As COVID-19 cases increase and patients displace those being treated for other conditions at hospitals and medical centers across the country, there is growing concern that the virus will have far-reaching impacts on our healthcare system. Among them are the hindered delivery and success of substance use treatment. Experts remind us that mere weeks ago, the opioid epidemic was the biggest health concern in our country — and it’s still here, with patients and providers alike facing new serious challenges.
The evolving situation is raising concerns that heightened anxiety may push people out of recovery. Lockdowns and decreased access to treatment centers due to social distancing is likely to disrupt distribution of crucial treatment medications. And all of it boils down to the real potential for a surge in overdoses and overdose deaths.
Bold and innovative steps are being taken, however, to address these and the many other complex addiction issues emerging because of the coronavirus pandemic. Miriam Komaromy, MD, the medical director of the Grayken Center for Addiction at Boston Medical Center (BMC), her staff, and partner organizations are devising a comprehensive strategy to maintain substance use disorder treatment services in the face of COVID-19.
A Fulbright Scholar who joined BMC in August 2019, Komaromy is one of the nation’s leading clinical educators for addiction medicine. She spoke with HealthCity about the anticipated impact the coronavirus crisis will have on the addiction and recovery community, the challenges treatment providers are expected to face, and how the Grayken Center is preparing to continue delivering effective services to those who need it most.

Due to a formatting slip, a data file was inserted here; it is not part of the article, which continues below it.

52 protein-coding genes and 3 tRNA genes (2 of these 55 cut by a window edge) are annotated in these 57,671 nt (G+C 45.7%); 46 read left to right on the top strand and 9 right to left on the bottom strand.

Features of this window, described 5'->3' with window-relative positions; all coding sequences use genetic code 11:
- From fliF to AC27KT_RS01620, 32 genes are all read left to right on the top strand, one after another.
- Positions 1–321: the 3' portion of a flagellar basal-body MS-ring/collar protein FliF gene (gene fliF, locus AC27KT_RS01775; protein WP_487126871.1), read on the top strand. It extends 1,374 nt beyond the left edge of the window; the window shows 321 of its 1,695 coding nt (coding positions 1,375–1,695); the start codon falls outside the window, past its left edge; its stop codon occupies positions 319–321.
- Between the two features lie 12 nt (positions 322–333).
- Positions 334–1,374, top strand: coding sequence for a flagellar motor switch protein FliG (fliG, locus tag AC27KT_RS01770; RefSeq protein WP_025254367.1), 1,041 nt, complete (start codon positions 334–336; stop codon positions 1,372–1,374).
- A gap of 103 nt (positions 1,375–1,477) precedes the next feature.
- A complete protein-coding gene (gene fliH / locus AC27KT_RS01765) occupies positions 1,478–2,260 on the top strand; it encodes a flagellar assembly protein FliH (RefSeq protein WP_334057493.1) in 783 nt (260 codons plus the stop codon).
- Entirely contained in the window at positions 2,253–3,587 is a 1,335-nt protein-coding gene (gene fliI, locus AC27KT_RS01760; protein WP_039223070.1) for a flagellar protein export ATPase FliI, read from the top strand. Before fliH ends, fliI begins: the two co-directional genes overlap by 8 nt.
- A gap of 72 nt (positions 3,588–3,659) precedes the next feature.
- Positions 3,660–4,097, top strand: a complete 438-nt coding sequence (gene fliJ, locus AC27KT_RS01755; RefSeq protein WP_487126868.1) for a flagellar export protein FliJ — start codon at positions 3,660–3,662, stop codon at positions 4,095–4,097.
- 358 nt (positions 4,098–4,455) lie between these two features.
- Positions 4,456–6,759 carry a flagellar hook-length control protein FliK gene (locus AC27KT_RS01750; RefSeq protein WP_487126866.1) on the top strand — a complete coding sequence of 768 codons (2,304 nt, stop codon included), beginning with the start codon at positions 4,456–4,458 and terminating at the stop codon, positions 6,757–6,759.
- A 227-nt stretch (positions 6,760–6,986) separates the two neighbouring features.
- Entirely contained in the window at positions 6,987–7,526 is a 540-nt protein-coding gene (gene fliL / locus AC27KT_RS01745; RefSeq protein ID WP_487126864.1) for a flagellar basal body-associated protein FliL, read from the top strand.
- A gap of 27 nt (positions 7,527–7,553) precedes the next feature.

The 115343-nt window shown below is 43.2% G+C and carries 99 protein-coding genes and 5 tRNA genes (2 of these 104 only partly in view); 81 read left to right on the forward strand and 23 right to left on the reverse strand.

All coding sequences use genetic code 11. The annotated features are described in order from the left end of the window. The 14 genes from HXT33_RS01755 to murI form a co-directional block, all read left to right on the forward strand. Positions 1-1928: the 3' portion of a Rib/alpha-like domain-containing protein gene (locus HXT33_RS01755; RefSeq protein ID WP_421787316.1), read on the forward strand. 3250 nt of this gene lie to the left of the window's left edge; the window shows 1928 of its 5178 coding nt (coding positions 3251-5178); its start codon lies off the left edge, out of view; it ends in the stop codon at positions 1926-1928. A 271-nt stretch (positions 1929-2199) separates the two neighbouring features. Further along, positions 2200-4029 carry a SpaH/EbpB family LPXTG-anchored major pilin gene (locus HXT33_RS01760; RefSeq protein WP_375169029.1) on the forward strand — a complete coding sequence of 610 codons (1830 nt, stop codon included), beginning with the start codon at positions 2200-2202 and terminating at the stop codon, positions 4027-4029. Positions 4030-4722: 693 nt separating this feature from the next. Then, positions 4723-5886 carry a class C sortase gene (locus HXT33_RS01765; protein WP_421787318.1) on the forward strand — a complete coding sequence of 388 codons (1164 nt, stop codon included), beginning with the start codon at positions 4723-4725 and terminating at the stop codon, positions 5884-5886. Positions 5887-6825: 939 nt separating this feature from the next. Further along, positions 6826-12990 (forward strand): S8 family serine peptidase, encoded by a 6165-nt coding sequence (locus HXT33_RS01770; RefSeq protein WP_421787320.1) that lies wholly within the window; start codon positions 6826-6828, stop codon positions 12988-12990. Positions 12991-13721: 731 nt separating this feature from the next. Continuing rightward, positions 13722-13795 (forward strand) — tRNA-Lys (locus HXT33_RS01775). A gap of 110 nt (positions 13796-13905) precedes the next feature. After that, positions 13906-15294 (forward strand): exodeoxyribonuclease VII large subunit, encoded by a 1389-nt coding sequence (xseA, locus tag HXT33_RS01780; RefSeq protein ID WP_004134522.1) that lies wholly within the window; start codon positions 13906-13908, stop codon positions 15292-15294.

HealthCity: What impact do you foresee as treatment beds are lost to make room for patients with COVID-19?
Miriam Komaromy, MD: The COVID-19 infection, pneumonias, and other problems, are kind of like a monster that's going to be chewing up the healthcare system bit by bit. There will be decreasing access to all kinds of care. We’re particularly focused on trying to find ways to ensure that patients with substance use disorders can still get treated because we desperately want to avoid a next-wave epidemic of relapse and overdose following this.
HealthCity: Do you think there could be a surge in overdoses in the coming weeks and months?
MK: I do, yes. And I think that our providers here in Boston are recognizing that. Outreach efforts are being geared up to provide overdose prevention education, increase syringe exchange, and engage patients in treatment. Patients who are homeless and have substance use disorders have such incredibly stressful lives already — adding in the stress of this infection may well push some people who are in or getting into recovery into relapse. We need to be prepared to offer services to those folks and try and help them avoid just spiraling.
"Adding in the stress of this infection may well push some people who are in recovery or getting into recovery into relapse. We need to be prepared to offer services to those folks and try to help them avoid spiraling." Click To Tweet
HealthCity: How well is Boston prepared to handle these complex public health issues?
MK: The services that we have here are actually quite well-developed compared to what's available in a lot of the country, and we're probably as prepared as anybody to mount a public health response and support vulnerable populations. I'm really confident that the efforts that we're making are going to pay off and are going to help to limit the spread.